As an educator and school director, I am constantly seeking ways to better meet the individual needs of all of the learners in our classrooms. In every class, we find a variety of learning styles and, in early childhood classes in particular, a variety of developmental levels. I have researched, attended seminars, spoken to colleagues and learned that the answer is as old as the one room schoolhouse. Each individual child can best be reached when we acknowledge that more than one developmental level and social ability exists in one age group. Each child can be reached when more than one level of abilities is taught in one space.
Formal education in this country began in those one room schoolhouses where students of many ages learned in one space. Students moved ahead based on their individual abilities. As the country became more populated and more students enrolled in school, that system didn’t work anymore. Students needed to be divided into smaller groups. It seemed logical to divide the students into groups based upon their ages. There are exceptions to those divisions. Some children may skip a grade and others may repeat a grade but, by and large, age division does hit the median of abilities. The question before us is whether or not it is beneficial to just hit the median or should we be striving to reach a broader range of abilities?
Integrated, or multiple-age classes, are beneficial to students in a number of ways. By widening the range of ages and abilities, teachers have to get even further out of the “one size fits all” box. While one size rarely fits all learners at any age, it is especially true in the early childhood years. It is not unusual to have a class of 2 year olds in which some children can use scissors effectively and are beginning to write while others are not yet ready to hold scissors or writing implements. Children who can work ahead aren’t always given the opportunity to do so while those who are challenged may struggle to keep up. At the end of the year, some children may be promoted from that class to the next without having mastered particular skills. If the skill sets that are developmentally appropriate for more than one age group are taught in the same space, the children can go from one teacher to another based on their ability for each individual task. Teachers will be better able to reach the outer limits of a child’s ability and ensure that each student’s abilities and challenges are communicated to the teacher preparing the students for kindergarten.
Multi-age classes allow for more opportunities for students to learn from each other and model skills, both academic and social. Children not ready to write can watch while their friends do so. Children can help each other recognize numbers, letters or words. Younger children can observe the example of older children who may sit longer for a story or be more confident explorers in their classroom. Socially, multi-age classrooms in early childhood have been shown to foster a variety of friendships and help build self-esteem. A class that spans two years allows for new, younger students to initially follow and then become the leaders themselves. Older children learn lessons about patience, empathy and building friendships based on mutual interests rather than just on age. Children who have had the chance to be models of academic and/or social skills will be more confident and, therefore, more ready to enter pre-k or kindergarten prep classes.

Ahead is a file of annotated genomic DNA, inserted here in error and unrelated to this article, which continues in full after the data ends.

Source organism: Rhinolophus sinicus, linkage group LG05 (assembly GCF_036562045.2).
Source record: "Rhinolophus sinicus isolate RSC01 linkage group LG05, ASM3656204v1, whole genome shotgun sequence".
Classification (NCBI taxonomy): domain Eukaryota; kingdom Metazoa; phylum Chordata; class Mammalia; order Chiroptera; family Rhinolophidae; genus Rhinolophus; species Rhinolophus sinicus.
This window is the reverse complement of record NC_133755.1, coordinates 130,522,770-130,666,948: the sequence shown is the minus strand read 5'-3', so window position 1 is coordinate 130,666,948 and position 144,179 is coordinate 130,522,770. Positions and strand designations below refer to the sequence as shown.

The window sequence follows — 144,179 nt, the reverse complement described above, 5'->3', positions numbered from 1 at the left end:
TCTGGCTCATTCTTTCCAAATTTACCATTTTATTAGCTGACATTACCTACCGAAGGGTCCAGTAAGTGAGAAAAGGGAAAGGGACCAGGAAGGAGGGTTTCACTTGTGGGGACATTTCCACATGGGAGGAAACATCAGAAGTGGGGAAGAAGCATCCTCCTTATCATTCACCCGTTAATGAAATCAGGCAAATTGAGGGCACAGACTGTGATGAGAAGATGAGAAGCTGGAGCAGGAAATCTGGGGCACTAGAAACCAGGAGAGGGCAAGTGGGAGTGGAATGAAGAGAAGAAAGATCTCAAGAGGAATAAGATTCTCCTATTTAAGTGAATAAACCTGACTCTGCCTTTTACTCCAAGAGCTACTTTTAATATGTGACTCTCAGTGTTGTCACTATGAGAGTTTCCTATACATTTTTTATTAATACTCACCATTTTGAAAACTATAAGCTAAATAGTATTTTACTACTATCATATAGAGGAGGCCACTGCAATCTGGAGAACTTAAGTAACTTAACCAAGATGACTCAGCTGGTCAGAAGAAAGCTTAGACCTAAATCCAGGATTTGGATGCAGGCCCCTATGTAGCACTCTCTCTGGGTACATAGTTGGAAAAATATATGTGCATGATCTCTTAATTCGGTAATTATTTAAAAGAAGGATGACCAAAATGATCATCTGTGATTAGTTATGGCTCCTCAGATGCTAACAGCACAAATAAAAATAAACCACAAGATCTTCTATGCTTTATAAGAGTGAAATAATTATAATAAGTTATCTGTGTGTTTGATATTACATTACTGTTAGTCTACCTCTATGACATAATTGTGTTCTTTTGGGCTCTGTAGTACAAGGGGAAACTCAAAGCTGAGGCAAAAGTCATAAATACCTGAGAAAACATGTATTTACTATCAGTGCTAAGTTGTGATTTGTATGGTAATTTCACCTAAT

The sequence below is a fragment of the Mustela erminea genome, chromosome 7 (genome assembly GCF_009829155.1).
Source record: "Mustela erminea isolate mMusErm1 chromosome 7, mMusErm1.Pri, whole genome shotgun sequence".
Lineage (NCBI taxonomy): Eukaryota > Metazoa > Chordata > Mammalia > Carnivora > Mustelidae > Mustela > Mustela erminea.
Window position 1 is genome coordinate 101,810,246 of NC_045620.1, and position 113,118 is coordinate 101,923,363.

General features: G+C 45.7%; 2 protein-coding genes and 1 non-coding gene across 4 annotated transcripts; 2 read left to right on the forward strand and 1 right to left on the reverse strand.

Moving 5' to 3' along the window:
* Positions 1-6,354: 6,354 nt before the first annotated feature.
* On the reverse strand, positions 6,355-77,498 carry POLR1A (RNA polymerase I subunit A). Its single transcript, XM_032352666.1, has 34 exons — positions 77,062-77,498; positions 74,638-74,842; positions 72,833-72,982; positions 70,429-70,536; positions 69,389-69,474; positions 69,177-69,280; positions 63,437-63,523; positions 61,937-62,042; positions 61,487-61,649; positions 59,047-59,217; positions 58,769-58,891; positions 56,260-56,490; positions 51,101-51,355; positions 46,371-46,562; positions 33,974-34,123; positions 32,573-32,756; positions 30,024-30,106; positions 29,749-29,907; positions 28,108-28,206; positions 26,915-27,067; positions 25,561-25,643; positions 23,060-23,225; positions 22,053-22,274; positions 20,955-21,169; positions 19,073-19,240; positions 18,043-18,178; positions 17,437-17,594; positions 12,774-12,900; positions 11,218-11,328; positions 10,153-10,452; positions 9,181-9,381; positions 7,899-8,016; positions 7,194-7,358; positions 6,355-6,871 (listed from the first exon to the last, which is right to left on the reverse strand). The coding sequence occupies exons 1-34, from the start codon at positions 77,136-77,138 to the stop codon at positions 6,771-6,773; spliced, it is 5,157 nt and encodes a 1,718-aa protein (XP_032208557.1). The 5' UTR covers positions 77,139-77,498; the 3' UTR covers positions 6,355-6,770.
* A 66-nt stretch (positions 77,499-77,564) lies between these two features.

Classes consisting of more than one age group are also more reflective of the society in which we live. When you take children to the playground, they need to negotiate play with children of a variety of ages. A group of playmates in a neighborhood are rarely the same age. As children enter middle school, high school, college and the workplace, they will be increasingly placed with others of their ability and age becomes less and less important.
In our quest to reach and challenge every child, we look forward to finding ways to further integrate the classes and meet the academic & social needs of each individual at The Early Learning Center of Temple Shalom.
Copyright 2012 © Cindy Terebush
All Rights Reserved
Please do not sell, post, curate, publish, or distribute all or any part of this article without author's permission. You are invited, however, to share a link to this post on your webpage, Facebook, Pinterest, Twitter, and other social networking sites.